FRDI Bill meant to protect depositors interest says Finance Minister Arun Jaitley

Leslie Hanson
December 7, 2017

This Finance Ministry statement comes in the backdrop of fears that the "bail in" provisions in the FRDI Bill could get extended to bank deposits, putting the depositors interests into risk. It said, Government's implicit guarantee for Public Sector Banks remains unaffected.

The statement said, "The FRDI Bill will strengthen the system by adding a comprehensive resolution regime that will help ensure that in the rare event of failure of a financial service provider, there is a system of quick, orderly and efficient resolution in favour of depositors". The Joint Committee is consulting all the stakeholders on the provisions of the FRDI Bill. The Ministry of finance also added that in India all the step and policy measures are taken to prevent the protection of interests of depositors and the failure of the banks such as capital adequacy and prudential norms. But the "bail-in" clause is exactly opposite to the previous clause as depositors will lose their rightful claim to retrieve their savings in case of a failure of a bank or other deposit-taking financial institution.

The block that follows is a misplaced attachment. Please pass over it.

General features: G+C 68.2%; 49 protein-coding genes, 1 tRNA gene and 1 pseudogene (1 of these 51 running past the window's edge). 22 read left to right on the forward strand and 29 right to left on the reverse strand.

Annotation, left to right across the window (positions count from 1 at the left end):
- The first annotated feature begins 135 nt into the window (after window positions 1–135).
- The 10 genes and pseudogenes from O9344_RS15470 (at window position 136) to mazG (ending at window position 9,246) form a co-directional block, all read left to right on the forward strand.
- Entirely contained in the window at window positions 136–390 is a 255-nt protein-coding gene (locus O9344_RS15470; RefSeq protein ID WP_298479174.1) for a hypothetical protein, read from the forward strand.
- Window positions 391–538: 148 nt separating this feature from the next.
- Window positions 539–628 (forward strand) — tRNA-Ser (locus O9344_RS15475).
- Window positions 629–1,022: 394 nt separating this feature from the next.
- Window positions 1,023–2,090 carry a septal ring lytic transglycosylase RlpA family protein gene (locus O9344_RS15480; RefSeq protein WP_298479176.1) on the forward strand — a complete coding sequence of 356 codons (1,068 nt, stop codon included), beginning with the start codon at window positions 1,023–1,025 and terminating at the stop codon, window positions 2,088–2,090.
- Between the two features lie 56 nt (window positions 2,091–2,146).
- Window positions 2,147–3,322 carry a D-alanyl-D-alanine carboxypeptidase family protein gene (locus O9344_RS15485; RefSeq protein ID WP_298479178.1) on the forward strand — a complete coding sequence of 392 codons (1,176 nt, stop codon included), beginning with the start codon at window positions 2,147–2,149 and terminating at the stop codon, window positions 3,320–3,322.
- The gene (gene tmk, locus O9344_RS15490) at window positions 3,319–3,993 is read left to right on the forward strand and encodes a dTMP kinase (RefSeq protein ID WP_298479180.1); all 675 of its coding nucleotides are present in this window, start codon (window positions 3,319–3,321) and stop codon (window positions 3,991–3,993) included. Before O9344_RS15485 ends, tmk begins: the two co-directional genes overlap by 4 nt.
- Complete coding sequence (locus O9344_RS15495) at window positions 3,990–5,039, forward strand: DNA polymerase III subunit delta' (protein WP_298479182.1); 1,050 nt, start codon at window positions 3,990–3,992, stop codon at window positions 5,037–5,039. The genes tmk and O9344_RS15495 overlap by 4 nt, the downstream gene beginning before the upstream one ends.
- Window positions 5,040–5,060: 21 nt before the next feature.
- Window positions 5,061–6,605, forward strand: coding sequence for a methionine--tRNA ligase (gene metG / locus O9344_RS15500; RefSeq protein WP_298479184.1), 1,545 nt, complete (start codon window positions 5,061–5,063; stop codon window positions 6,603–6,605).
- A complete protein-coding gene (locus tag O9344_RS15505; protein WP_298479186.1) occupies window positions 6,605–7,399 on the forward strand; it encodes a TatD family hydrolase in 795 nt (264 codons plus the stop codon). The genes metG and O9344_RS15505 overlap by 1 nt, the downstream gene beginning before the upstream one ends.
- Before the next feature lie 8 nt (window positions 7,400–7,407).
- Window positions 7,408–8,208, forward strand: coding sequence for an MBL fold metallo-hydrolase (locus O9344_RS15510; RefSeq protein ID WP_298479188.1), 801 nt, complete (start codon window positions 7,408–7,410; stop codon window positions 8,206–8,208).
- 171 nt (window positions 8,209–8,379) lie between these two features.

Currently, each depositors of banks can be only protected upto a limit of Rs 1 lakh by the guarantee of the Deposit Insurance and Credit Guarantee Corporation (DICGC). The Indian Banks have adequate capital and supervision to ensure safety and soundness along with the systemic stability.

The bill provides for establishment of a resolution corporation with powers relating to transfer of assets to a healthy financial firm, merger or amalgamation, liquidation to be initiated by an order of the National Company Law Tribunal. It is noteworthy that the bill was opposed by the bank unions who have also requested the Finance Minister Arun Jaitley to withdraw this legislation.

If the FRDI Bill (presented in Parliament in August) becomes a law in the current shape, that will offer ammunition to the Opposition to portray it as yet another anti-people move by the Modi-government-something clearly this government can't afford after the backlash over disastrous demonetisation and poorly executed goods and services tax (GST) rollout. But, not too many would agree with this argument unless the Bill itself undergoes a change with respect to the two controversial provisions. The committee will submit its report in the upcoming winter session of Parliament beginning 15 December. There is no dilution thereof.

Other reports by Iphone Fresh

Discuss This Article